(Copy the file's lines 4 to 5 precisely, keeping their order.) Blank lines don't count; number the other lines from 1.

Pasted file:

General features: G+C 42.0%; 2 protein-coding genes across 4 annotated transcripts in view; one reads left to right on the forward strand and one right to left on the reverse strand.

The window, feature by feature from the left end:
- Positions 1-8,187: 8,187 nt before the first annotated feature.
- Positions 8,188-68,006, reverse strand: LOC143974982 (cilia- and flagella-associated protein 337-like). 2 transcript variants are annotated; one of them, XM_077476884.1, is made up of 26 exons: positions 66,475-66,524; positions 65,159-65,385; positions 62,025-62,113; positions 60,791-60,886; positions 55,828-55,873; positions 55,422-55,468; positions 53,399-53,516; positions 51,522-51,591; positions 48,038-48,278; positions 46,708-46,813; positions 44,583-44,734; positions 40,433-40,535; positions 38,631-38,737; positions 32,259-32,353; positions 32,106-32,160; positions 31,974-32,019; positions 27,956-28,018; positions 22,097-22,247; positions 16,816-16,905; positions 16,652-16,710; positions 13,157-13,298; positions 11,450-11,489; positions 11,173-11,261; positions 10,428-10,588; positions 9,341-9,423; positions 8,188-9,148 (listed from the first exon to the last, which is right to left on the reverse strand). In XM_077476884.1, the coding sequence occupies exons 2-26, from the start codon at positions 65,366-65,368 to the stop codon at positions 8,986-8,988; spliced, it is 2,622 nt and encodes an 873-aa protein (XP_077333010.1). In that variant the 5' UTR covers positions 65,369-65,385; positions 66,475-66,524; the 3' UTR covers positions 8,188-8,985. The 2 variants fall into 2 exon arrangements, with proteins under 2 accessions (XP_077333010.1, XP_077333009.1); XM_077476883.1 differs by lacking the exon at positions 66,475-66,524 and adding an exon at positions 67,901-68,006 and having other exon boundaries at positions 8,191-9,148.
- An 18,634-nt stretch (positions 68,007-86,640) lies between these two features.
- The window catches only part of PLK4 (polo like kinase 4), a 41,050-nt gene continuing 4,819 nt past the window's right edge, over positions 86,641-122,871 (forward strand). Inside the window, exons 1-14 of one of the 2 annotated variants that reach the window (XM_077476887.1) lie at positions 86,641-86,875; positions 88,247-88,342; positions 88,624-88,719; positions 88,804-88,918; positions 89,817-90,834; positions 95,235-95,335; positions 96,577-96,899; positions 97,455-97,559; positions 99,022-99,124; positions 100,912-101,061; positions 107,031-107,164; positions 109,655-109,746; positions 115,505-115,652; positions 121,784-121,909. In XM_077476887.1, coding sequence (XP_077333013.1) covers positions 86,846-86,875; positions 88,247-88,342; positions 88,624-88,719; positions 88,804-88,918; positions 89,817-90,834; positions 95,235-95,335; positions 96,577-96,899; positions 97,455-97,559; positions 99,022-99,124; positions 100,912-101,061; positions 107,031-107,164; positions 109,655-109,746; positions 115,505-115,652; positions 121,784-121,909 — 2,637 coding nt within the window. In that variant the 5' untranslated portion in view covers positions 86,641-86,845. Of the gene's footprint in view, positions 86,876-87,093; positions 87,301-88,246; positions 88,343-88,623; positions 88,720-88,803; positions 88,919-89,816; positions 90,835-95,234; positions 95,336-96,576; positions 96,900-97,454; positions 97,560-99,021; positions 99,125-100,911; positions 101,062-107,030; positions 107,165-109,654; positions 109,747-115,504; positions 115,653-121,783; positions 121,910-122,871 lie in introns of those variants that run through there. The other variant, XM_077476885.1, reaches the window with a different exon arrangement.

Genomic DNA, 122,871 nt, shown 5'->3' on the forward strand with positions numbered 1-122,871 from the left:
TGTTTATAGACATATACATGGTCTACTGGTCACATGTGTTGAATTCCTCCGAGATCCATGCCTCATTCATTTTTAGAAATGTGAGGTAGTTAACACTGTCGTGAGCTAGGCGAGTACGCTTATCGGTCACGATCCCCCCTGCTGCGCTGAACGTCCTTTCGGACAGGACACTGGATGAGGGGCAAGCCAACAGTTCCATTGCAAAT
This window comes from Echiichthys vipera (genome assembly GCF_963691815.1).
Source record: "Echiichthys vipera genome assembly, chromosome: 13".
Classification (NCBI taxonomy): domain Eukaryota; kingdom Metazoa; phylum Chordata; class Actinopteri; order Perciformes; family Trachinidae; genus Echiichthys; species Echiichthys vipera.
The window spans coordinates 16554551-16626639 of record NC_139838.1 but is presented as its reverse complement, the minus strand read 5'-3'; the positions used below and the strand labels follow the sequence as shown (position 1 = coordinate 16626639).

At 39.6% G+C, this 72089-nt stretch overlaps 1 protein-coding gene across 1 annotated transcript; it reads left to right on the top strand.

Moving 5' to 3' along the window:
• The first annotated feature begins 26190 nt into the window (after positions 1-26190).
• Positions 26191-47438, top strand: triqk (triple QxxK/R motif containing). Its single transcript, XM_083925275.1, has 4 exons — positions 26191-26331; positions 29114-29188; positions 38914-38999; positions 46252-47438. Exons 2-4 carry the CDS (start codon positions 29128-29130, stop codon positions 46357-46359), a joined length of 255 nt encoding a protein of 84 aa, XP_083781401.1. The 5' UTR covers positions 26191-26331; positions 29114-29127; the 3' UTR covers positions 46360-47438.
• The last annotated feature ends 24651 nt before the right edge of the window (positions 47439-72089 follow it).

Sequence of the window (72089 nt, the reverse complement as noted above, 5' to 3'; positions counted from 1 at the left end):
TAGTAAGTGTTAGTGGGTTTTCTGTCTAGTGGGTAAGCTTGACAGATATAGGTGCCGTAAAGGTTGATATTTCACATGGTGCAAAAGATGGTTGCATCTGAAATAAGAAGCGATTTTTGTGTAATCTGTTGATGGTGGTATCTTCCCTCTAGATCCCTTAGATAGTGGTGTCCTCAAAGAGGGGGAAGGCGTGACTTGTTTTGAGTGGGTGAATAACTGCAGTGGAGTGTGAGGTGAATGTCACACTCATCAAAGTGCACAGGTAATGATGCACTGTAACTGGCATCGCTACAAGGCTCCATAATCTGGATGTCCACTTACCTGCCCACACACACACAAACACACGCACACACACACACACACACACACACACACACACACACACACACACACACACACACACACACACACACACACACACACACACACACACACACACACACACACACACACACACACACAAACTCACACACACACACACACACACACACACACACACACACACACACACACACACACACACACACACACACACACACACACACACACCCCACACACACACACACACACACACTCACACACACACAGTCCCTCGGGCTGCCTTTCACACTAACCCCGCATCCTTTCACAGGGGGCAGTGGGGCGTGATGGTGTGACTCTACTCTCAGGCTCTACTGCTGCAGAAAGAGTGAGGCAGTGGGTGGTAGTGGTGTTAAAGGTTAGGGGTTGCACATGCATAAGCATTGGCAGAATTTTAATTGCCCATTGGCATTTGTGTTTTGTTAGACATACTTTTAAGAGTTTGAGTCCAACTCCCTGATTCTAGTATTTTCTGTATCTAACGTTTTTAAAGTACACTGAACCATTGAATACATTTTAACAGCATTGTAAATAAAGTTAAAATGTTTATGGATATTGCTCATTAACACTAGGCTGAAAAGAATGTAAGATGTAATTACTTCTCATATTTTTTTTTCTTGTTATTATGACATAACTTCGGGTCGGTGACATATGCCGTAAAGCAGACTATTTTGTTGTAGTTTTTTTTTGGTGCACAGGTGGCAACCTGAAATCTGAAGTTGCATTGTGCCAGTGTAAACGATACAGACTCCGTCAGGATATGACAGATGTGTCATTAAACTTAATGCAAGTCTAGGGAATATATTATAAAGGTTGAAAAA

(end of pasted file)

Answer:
- Positions 8,188-68,006, reverse strand: LOC143974982 (cilia- and flagella-associated protein 337-like). 2 transcript variants are annotated; one of them, XM_077476884.1, is made up of 26 exons: positions 66,475-66,524; positions 65,159-65,385; positions 62,025-62,113; positions 60,791-60,886; positions 55,828-55,873; positions 55,422-55,468; positions 53,399-53,516; positions 51,522-51,591; positions 48,038-48,278; positions 46,708-46,813; positions 44,583-44,734; positions 40,433-40,535; positions 38,631-38,737; positions 32,259-32,353; positions 32,106-32,160; positions 31,974-32,019; positions 27,956-28,018; positions 22,097-22,247; positions 16,816-16,905; positions 16,652-16,710; positions 13,157-13,298; positions 11,450-11,489; positions 11,173-11,261; positions 10,428-10,588; positions 9,341-9,423; positions 8,188-9,148 (listed from the first exon to the last, which is right to left on the reverse strand). In XM_077476884.1, the coding sequence occupies exons 2-26, from the start codon at positions 65,366-65,368 to the stop codon at positions 8,986-8,988; spliced, it is 2,622 nt and encodes an 873-aa protein (XP_077333010.1). In that variant the 5' UTR covers positions 65,369-65,385; positions 66,475-66,524; the 3' UTR covers positions 8,188-8,985. The 2 variants fall into 2 exon arrangements, with proteins under 2 accessions (XP_077333010.1, XP_077333009.1); XM_077476883.1 differs by lacking the exon at positions 66,475-66,524 and adding an exon at positions 67,901-68,006 and having other exon boundaries at positions 8,191-9,148.
- An 18,634-nt stretch (positions 68,007-86,640) lies between these two features.